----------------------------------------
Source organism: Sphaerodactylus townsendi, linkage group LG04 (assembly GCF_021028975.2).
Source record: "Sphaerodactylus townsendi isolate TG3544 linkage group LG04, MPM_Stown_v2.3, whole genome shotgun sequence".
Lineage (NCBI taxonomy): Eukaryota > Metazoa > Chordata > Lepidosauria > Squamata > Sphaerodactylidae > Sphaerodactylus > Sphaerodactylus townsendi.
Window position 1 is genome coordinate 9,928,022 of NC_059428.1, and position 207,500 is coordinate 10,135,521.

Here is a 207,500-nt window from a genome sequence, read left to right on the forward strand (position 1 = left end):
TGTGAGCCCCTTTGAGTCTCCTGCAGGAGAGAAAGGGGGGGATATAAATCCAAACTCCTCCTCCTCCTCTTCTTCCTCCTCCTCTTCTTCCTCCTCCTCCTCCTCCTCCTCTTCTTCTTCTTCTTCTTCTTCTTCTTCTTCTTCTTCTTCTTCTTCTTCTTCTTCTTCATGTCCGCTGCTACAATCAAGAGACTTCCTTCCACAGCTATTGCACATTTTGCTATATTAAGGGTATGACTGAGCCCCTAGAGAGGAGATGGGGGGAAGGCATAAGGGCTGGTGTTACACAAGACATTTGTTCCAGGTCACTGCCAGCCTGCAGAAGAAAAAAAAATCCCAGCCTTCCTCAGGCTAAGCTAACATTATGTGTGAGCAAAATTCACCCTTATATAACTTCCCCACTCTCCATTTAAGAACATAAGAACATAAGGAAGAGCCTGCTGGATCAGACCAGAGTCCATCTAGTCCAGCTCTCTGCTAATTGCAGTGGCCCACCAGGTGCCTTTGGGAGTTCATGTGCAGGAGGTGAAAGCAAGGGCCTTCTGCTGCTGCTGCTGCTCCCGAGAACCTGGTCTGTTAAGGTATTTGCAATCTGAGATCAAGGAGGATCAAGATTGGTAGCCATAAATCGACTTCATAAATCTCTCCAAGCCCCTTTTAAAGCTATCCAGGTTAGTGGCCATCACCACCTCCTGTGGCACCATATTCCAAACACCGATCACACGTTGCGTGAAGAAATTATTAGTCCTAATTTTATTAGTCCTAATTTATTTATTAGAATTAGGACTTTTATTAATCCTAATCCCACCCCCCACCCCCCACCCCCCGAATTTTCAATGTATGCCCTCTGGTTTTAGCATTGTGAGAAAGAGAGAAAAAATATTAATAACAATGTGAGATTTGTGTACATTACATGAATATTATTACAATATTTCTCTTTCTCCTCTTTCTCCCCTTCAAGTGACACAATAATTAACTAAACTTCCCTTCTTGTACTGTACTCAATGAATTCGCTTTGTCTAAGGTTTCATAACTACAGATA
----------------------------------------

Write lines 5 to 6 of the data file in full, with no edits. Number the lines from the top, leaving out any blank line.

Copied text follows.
Here is a 207,500-nt window from a genome sequence, read left to right on the forward strand (position 1 = left end):
TGTGAGCCCCTTTGAGTCTCCTGCAGGAGAGAAAGGGGGGGATATAAATCCAAACTCCTCCTCCTCCTCTTCTTCCTCCTCCTCTTCTTCCTCCTCCTCCTCCTCCTCCTCTTCTTCTTCTTCTTCTTCTTCTTCTTCTTCTTCTTCTTCTTCTTCTTCTTCTTCTTCATGTCCGCTGCTACAATCAAGAGACTTCCTTCCACAGCTATTGCACATTTTGCTATATTAAGGGTATGACTGAGCCCCTAGAGAGGAGATGGGGGGAAGGCATAAGGGCTGGTGTTACACAAGACATTTGTTCCAGGTCACTGCCAGCCTGCAGAAGAAAAAAAAATCCCAGCCTTCCTCAGGCTAAGCTAACATTATGTGTGAGCAAAATTCACCCTTATATAACTTCCCCACTCTCCATTTAAGAACATAAGAACATAAGGAAGAGCCTGCTGGATCAGACCAGAGTCCATCTAGTCCAGCTCTCTGCTAATTGCAGTGGCCCACCAGGTGCCTTTGGGAGTTCATGTGCAGGAGGTGAAAGCAAGGGCCTTCTGCTGCTGCTGCTGCTCCCGAGAACCTGGTCTGTTAAGGTATTTGCAATCTGAGATCAAGGAGGATCAAGATTGGTAGCCATAAATCGACTTCATAAATCTCTCCAAGCCCCTTTTAAAGCTATCCAGGTTAGTGGCCATCACCACCTCCTGTGGCACCATATTCCAAACACCGATCACACGTTGCGTGAAGAAATTATTAGTCCTAATTTTATTAGTCCTAATTTATTTATTAGAATTAGGACTTTTATTAATCCTAATCCCACCCCCCACCCCCCACCCCCCGAATTTTCAATGTATGCCCTCTGGTTTTAGCATTGTGAGAAAGAGAGAAAAAATATTAATAACAATGTGAGATTTGTGTACATTACATGAATATTATTACAATATTTCTCTTTCTCCTCTTTCTCCCCTTCAAGTGACACAATAATTAACTAAACTTCCCTTCTTGTACTGTACTCAATGAATTCGCTTTGTCTAAGGTTTCATAACTACAGATA